The most widely accepted definition of an industrial robot is: "a reprogrammable multi-functional manipulator designed to move material, parts, tools or specialised devices through variable programmed motions to accomplish a variety of tasks". Robot is a mechanical machine that is programmable, which means that a sequence of moves can be preset to be repeated time after time, then reset again to perform another set of moves. Robots replace humans for some very heavy, dirty, dangerous, or unpleasant tasks where the job is very routine (monotonous) in nature. The art of selecting robots for various applications - and deciding when to use them - is called robotics. Although industrial robots may vary widely from one to another, they are all made up of three basic components - a manipulator, power supply, and control system. These components may be assembled in one integral unit or separated into individual components connected by pneumatic, hydraulic or electrical connections. Another definition of "robot" is: a programmable manipulator arm with grippers that move and position material, parts, tools or other objects in a CAM system.
The simplest types are pick and place robots typically used in performing material handling functions in which something is picked from one spot and placed at another. This type of robot typically moves only in two or three directions such as in and out, right and left, and up and down. Programming may be done physically with various configurations of electrical wiring or pneumatic connections. The most common type in industry is the servo robot with servo mechanisms that may alter the direction of the arm or gripper in midair. This gives the robot arm joints far greater articulated movement in five to seven directions. The robot may be connected to a programmable controller and programmed in a so called teach mode in which an operator physically leads the arm through the required steps of an operation. This type of manual teaching is one of the most widely used robot programming techniques; although it is time consuming, error-prone and changes in the program usually require the entire sequence of tasks to be taught. The most sophisticated robots are connected to a computer from which instructions are produced and transmitted electronically. These so called smart robots do not have to be given detailed instructions for performing tasks. Rather, the robot program automatically determines grip points and motion paths from application specifications.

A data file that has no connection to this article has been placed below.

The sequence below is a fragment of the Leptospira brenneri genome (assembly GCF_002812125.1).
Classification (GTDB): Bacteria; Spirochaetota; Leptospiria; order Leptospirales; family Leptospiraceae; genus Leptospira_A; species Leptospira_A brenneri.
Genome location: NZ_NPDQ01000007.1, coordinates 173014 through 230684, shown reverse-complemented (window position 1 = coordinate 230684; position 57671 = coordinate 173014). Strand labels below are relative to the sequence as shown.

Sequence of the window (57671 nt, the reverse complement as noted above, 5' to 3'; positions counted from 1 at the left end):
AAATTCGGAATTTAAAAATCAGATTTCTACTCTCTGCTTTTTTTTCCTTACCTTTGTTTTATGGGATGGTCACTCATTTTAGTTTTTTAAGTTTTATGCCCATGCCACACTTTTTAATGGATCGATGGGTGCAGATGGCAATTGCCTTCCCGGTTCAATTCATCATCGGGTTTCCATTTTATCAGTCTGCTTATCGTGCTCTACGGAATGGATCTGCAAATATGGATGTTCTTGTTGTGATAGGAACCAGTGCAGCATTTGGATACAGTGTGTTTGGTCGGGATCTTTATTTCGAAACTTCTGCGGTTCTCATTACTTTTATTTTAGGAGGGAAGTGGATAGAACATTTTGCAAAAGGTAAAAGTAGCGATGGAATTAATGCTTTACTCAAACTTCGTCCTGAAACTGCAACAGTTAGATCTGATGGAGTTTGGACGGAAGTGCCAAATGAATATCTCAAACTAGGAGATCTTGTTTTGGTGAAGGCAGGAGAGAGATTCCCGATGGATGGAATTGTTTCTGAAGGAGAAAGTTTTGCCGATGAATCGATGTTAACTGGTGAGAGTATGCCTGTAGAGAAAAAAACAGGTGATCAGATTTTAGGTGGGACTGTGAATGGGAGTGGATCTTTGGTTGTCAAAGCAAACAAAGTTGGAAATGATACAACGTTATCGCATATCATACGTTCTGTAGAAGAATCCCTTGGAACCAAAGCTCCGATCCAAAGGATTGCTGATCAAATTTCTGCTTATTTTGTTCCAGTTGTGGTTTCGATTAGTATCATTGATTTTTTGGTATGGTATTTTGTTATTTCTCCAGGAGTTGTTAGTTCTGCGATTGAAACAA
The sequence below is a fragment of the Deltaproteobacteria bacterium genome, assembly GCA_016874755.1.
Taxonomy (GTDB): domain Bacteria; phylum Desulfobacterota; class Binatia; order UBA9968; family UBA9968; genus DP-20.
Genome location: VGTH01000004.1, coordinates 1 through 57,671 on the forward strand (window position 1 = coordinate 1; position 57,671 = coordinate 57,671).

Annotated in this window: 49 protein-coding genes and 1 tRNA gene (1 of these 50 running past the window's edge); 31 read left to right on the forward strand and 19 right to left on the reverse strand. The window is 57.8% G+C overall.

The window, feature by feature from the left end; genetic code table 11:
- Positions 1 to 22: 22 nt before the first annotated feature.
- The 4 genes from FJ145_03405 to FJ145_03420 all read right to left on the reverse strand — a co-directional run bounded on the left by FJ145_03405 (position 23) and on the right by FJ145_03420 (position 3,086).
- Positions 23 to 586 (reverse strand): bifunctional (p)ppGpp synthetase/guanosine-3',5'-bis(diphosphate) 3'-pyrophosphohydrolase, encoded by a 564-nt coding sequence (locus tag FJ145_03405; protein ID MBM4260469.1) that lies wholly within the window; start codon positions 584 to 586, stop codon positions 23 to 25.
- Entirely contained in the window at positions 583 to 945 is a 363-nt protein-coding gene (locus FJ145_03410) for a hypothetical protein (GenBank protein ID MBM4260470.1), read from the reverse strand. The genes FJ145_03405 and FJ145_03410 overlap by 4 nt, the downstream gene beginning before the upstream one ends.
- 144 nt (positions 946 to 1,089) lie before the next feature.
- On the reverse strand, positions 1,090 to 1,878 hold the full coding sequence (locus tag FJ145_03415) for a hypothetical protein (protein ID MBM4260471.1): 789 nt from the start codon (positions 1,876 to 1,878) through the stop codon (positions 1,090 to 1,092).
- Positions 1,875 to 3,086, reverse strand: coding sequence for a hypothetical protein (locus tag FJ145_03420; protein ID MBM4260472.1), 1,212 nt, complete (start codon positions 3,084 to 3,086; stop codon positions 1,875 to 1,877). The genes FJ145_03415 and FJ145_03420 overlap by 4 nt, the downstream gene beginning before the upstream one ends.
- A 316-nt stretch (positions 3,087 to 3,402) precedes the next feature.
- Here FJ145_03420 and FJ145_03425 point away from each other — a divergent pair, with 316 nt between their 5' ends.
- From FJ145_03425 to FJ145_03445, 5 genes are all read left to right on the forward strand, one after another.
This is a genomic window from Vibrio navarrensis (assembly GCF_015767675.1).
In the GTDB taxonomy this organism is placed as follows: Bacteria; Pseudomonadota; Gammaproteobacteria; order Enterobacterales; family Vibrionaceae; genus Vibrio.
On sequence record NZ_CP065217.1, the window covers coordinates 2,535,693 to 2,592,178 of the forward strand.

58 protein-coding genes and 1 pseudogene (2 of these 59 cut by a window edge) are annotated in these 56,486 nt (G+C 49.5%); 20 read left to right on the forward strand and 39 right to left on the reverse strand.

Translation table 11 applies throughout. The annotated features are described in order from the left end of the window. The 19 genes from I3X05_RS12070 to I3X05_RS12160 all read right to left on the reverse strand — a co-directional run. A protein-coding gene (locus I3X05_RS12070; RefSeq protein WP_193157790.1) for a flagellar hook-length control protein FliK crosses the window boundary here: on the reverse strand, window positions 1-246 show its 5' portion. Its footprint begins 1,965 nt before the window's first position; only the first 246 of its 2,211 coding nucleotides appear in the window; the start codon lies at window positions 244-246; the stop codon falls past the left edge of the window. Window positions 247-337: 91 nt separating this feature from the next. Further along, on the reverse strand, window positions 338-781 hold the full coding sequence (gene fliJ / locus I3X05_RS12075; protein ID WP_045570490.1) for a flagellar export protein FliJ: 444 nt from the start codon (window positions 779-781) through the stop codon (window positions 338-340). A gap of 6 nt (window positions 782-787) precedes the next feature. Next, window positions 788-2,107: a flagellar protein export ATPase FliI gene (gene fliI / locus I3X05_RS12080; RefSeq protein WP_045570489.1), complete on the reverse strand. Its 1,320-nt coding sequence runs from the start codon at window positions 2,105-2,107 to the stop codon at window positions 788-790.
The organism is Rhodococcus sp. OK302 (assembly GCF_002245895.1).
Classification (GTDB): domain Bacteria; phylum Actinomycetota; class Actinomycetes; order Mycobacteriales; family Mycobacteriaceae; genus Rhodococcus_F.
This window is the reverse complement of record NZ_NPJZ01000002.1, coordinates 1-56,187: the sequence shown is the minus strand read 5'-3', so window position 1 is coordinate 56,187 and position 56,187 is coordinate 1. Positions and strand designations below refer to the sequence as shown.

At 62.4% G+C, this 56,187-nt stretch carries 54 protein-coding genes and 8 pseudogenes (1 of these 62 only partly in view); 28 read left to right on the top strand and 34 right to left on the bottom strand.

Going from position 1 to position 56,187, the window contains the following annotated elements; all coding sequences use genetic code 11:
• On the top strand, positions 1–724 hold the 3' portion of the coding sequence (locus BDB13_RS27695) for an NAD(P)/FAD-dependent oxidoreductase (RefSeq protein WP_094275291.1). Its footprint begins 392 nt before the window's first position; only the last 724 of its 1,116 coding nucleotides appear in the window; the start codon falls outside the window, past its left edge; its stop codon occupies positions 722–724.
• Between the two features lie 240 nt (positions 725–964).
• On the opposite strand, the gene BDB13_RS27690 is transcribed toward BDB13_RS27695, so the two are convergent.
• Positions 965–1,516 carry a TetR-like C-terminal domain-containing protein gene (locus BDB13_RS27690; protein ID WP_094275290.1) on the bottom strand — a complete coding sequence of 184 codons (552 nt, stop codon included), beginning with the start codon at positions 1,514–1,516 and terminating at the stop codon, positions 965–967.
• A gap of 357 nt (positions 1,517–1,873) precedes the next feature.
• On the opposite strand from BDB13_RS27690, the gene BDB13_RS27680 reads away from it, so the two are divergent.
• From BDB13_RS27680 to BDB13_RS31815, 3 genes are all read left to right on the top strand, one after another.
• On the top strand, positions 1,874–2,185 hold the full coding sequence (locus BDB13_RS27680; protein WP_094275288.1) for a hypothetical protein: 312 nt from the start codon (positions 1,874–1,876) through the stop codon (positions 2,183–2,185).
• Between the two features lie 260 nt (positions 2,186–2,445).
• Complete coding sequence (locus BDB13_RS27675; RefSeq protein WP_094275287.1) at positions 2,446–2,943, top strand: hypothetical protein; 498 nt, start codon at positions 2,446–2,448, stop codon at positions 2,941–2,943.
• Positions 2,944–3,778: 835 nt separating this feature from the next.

Robots can manipulate objects weighing from a few grams to over a tonne and are being used extensively in industry to perform a variety of tasks. Most of these final applications involve tasks that are too tedious or dangerous for human workers. Typical examples include loading and unloading stamping machines and handling toxic material. Among the more common applications of robots are loading and unloading machine tools, painting and spot welding - especially in the automotive and appliance industries. The primary advantage of robots over human workers is that their performance never varies. Quality levels are maintained without distraction or fatigue. Reliability is often greater. Reprogrammable robots can perform a variety of specialised tasks sequences to precise specifications and they require less plant space than do alternative production processes. As robots are refined, however, the advantage of using them to perform other tasks becomes apparent. Robots are now used in a wide range of applications including parts assembly, forging, sheet metal fabrication, and material handling. In these and other applications, the use of robots results in increased productivity, lower costs, and improved quality.
The robots cost heavily. Yet because of tremendously high productivity, payback periods are generally less than two years. Usually, a robot can do the work of many human workers. On an average, their hourly operating cost is one fourth the hourly labour cost in advanced economies. As a result, tenfold reductions in costs are often possible with robots. The following example shows how a robot can be economical for the tasks that it can perform.
A robot installed will cost Rs 5 lakhs for an unpleasant job involving stacking full cans of paints in a paint factory. The robot can be used 20 hours a day, on an average, 7 days/-week. The robot should last 7 to 10 years under such usage with but a few major repairs. An employee is paid Rs 30/hour and Rs 20/hour in fringe benefits. To recover only the initial investment, the robot needs work